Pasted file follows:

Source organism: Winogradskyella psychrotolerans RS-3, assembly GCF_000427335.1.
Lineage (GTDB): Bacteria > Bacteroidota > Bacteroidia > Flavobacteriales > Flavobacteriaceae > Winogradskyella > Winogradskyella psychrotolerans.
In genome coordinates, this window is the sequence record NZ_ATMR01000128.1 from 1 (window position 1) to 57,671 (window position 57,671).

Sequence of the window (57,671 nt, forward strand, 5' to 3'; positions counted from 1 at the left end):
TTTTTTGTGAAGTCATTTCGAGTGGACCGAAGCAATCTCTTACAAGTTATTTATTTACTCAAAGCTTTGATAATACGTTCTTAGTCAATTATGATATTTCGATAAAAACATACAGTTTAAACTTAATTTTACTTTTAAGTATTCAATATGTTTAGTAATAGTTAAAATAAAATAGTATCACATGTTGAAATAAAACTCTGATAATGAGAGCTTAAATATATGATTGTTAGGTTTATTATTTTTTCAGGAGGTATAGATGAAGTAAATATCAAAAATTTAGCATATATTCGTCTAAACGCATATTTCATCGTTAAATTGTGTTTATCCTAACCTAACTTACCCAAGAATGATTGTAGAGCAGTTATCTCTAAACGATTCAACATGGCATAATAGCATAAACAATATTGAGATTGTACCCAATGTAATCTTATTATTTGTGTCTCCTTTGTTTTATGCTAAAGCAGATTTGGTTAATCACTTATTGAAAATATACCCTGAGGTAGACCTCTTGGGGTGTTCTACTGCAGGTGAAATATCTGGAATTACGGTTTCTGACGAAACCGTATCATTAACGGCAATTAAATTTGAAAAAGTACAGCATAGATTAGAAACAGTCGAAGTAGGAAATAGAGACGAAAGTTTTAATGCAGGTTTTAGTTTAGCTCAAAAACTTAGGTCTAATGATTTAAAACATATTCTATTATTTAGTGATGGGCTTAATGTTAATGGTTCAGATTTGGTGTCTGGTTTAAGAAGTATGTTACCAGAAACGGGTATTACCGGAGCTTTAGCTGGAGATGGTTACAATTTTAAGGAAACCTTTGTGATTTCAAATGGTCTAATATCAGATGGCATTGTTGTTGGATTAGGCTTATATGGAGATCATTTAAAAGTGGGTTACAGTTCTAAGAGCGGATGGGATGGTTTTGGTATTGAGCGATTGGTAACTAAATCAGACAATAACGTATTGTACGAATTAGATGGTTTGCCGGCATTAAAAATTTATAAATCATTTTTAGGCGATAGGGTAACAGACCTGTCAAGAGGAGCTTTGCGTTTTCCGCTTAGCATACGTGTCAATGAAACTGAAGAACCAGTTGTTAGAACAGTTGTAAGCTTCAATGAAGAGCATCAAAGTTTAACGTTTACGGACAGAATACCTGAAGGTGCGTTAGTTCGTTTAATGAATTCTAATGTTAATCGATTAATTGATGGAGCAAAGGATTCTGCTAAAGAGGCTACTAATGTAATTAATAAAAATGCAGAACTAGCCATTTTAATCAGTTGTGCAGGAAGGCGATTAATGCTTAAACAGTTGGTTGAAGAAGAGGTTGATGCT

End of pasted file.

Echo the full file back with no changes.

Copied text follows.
Source organism: Winogradskyella psychrotolerans RS-3, assembly GCF_000427335.1.
Lineage (GTDB): Bacteria > Bacteroidota > Bacteroidia > Flavobacteriales > Flavobacteriaceae > Winogradskyella > Winogradskyella psychrotolerans.
In genome coordinates, this window is the sequence record NZ_ATMR01000128.1 from 1 (window position 1) to 57,671 (window position 57,671).

Sequence of the window (57,671 nt, forward strand, 5' to 3'; positions counted from 1 at the left end):
TTTTTTGTGAAGTCATTTCGAGTGGACCGAAGCAATCTCTTACAAGTTATTTATTTACTCAAAGCTTTGATAATACGTTCTTAGTCAATTATGATATTTCGATAAAAACATACAGTTTAAACTTAATTTTACTTTTAAGTATTCAATATGTTTAGTAATAGTTAAAATAAAATAGTATCACATGTTGAAATAAAACTCTGATAATGAGAGCTTAAATATATGATTGTTAGGTTTATTATTTTTTCAGGAGGTATAGATGAAGTAAATATCAAAAATTTAGCATATATTCGTCTAAACGCATATTTCATCGTTAAATTGTGTTTATCCTAACCTAACTTACCCAAGAATGATTGTAGAGCAGTTATCTCTAAACGATTCAACATGGCATAATAGCATAAACAATATTGAGATTGTACCCAATGTAATCTTATTATTTGTGTCTCCTTTGTTTTATGCTAAAGCAGATTTGGTTAATCACTTATTGAAAATATACCCTGAGGTAGACCTCTTGGGGTGTTCTACTGCAGGTGAAATATCTGGAATTACGGTTTCTGACGAAACCGTATCATTAACGGCAATTAAATTTGAAAAAGTACAGCATAGATTAGAAACAGTCGAAGTAGGAAATAGAGACGAAAGTTTTAATGCAGGTTTTAGTTTAGCTCAAAAACTTAGGTCTAATGATTTAAAACATATTCTATTATTTAGTGATGGGCTTAATGTTAATGGTTCAGATTTGGTGTCTGGTTTAAGAAGTATGTTACCAGAAACGGGTATTACCGGAGCTTTAGCTGGAGATGGTTACAATTTTAAGGAAACCTTTGTGATTTCAAATGGTCTAATATCAGATGGCATTGTTGTTGGATTAGGCTTATATGGAGATCATTTAAAAGTGGGTTACAGTTCTAAGAGCGGATGGGATGGTTTTGGTATTGAGCGATTGGTAACTAAATCAGACAATAACGTATTGTACGAATTAGATGGTTTGCCGGCATTAAAAATTTATAAATCATTTTTAGGCGATAGGGTAACAGACCTGTCAAGAGGAGCTTTGCGTTTTCCGCTTAGCATACGTGTCAATGAAACTGAAGAACCAGTTGTTAGAACAGTTGTAAGCTTCAATGAAGAGCATCAAAGTTTAACGTTTACGGACAGAATACCTGAAGGTGCGTTAGTTCGTTTAATGAATTCTAATGTTAATCGATTAATTGATGGAGCAAAGGATTCTGCTAAAGAGGCTACTAATGTAATTAATAAAAATGCAGAACTAGCCATTTTAATCAGTTGTGCAGGAAGGCGATTAATGCTTAAACAGTTGGTTGAAGAAGAGGTTGATGCT